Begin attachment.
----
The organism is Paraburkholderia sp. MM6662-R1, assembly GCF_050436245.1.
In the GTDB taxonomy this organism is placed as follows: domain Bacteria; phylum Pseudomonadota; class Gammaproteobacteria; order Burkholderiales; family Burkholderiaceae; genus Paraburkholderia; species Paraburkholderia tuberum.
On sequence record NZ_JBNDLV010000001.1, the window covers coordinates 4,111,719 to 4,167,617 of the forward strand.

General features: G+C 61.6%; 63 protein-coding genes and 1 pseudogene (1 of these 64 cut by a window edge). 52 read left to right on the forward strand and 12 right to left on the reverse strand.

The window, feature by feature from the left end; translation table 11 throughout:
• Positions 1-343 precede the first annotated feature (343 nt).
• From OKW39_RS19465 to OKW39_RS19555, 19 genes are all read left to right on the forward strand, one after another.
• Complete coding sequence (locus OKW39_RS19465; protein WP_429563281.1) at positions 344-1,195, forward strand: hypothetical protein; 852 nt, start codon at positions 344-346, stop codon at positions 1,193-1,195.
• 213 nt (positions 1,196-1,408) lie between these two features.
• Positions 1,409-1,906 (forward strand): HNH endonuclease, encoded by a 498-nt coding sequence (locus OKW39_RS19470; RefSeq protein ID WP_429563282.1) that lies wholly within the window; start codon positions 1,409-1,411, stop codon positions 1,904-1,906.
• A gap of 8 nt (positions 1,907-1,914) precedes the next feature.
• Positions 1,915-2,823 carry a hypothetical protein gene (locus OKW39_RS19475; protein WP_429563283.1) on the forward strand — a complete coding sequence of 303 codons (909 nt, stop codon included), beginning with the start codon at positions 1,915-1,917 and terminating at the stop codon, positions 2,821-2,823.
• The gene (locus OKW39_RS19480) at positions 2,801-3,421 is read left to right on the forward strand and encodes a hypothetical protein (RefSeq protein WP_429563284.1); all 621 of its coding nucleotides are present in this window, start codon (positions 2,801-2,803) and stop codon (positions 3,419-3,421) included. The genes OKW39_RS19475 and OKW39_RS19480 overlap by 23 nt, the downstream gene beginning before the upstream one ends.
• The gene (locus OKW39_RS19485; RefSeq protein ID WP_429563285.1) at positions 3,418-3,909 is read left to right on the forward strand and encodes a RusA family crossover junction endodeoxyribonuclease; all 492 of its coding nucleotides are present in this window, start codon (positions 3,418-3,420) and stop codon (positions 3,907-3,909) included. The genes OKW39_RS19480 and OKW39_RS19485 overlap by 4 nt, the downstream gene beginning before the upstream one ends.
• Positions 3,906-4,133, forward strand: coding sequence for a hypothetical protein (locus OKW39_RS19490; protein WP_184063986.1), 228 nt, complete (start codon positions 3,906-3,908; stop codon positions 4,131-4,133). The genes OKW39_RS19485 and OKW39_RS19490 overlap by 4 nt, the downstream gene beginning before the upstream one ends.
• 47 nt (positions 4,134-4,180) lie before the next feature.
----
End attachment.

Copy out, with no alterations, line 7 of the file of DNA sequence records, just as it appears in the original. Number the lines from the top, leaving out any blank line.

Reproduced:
• From OKW39_RS19465 to OKW39_RS19555, 19 genes are all read left to right on the forward strand, one after another.